A curious re-branding exercise

ImageWhen I was a kid, Lucozade came in a tall glass family-sized bottle with nobbly bits on the top part, all wrapped in stiff yellow cellophane. Lucozade was a yellowy-orange sweet fizzy drink, something you bought from the chemist and which you only drank when you were sick. I loved the stuff. Whether or not it made me better, sooner, is disputable. But it definitely had the placebo effect; it was a real treat as I struggled with sniffles, tummy upsets, chickenpox or measles in the freezing cold, unheated bedroom of our 1930s suburban semi. Ill or tired, Lucozade aids recovery, my mother was informed.

Then in 1983 everything changed. Almost overnight, thanks to advertising agency Ogilvy & Mather with the help of athlete Daley Thompson, Lucozade was completely re-branded. No longer did it ‘aid recovery’ from sickness; it ‘replaced lost energy’ from high-impact sport. Now Lucozade was what you drank after slogging it out in the gym.

New flavours were introduced, but the old yellowy-orange original flavour remains to this day. Lucozade morphed into Lucozade Energy and, although you could probably still buy it from chemists, it was on sale everywhere. There is a Lucozade machine at the gym.

And now another drink has been re-branded, but I’m a puzzled by the way it’s been done.

Erdinger is a German beer made by the world’s biggest wheat beer brewery. There is no dispute that it is beer. It tastes like beer and it looks like beer – and if you drink too much of it you get sloshed.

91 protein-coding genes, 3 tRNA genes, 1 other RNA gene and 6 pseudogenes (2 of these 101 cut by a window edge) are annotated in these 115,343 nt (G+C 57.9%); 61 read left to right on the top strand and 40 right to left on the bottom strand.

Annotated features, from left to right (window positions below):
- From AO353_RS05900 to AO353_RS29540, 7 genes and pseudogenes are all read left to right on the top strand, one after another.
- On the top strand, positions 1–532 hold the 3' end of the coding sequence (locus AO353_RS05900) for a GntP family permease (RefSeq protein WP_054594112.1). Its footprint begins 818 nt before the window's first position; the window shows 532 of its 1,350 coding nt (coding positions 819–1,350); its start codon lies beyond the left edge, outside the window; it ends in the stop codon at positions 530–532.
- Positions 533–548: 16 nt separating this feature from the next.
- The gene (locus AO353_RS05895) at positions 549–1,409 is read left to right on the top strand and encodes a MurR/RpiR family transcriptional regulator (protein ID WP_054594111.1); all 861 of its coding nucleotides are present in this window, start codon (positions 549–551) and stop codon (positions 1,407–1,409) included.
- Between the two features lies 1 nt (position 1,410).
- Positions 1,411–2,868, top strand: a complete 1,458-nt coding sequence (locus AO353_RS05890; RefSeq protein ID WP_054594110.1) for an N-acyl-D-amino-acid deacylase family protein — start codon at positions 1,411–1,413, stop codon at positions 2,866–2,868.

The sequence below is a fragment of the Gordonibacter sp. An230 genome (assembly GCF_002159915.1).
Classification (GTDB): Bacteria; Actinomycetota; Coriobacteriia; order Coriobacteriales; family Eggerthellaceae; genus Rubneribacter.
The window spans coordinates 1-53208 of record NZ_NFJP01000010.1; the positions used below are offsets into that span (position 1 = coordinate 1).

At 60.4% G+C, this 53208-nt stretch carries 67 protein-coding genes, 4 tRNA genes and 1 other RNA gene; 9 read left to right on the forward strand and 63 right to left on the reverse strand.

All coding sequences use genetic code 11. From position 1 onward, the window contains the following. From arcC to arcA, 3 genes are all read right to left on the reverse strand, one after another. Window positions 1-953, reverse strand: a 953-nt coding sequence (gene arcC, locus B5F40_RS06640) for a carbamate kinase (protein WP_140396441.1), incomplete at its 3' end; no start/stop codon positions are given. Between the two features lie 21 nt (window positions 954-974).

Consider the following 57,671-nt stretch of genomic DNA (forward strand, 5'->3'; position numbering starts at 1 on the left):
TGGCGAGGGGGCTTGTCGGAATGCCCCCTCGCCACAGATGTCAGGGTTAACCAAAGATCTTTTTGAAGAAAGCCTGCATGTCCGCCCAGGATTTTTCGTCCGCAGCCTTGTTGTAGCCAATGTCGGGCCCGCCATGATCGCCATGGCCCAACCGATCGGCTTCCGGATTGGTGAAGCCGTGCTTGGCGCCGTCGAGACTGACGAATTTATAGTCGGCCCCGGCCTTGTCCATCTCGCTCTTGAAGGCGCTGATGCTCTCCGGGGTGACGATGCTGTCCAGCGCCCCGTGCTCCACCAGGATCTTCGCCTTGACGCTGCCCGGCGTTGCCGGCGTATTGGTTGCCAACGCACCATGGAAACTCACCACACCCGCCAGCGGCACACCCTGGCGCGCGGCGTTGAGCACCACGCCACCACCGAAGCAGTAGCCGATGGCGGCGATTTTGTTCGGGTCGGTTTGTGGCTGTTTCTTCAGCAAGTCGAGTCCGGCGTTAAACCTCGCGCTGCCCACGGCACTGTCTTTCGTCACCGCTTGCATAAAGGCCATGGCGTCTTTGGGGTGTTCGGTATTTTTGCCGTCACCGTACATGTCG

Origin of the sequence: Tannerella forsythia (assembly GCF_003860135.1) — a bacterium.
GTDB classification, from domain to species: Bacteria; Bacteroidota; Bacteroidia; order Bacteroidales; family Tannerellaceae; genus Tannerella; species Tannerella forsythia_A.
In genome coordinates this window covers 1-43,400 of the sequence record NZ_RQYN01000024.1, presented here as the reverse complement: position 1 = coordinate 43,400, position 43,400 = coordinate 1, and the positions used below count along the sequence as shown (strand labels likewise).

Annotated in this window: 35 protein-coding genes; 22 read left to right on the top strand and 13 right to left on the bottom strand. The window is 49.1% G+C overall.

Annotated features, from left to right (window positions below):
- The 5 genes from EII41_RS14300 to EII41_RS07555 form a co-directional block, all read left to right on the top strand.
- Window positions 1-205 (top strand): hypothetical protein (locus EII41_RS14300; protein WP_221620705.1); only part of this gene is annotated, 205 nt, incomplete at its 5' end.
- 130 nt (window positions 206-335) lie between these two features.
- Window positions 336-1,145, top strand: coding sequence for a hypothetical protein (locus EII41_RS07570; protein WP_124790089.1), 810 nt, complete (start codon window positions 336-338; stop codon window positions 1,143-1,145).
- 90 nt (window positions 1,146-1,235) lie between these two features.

In my bid to stay tee-total for January after the Christmas excesses, I tried the alcohol-free version. After 16 days of ploughing my way through several, mainly disappointing alcohol-free beers, Erdinger Alkoholfrei is, without doubt, the best of the bunch. If you didn’t know it was alcohol-free, you would never realise it. No watered-down taste, no give-away metallic overtones… It even has a kind of placebo effect that makes you feel a bit tipsy. Maybe it’s the bubbles that do that.

But one thing Erdinger Alkoholfrei isn’t, in my opinion as a copywriter that’s been in the advertising business for over 25 years, is an isotonic sports drink, especially a ‘Refreshing Isotonic Recovery Drink’. It looks like beer, it tastes like beer and it comes in a brown beer-like bottle. Yet it is being branded as an isotonic drink.

From what I can see, the word ‘beer’ doesn’t feature on the bottle at all. And its website is jam-packed with sporty news and stuff. So is its Facebook page.

Now, I wouldn’t drink a pint of Tetley’s after slogging away at the gym, so I wouldn’t drink a bottle of Erdinger Alkoholfrei either. I might drink Lucozade, because, with Lucozade, it’s not just about re-branding, it’s about the fact that the product itself works very well as a sports recovery drink. Fruity, refreshing, packed with glucose and all that…

And the branding looks right for sport.

But beer… nah.

Not in a million years.

Alcohol-free or not alcohol-free.


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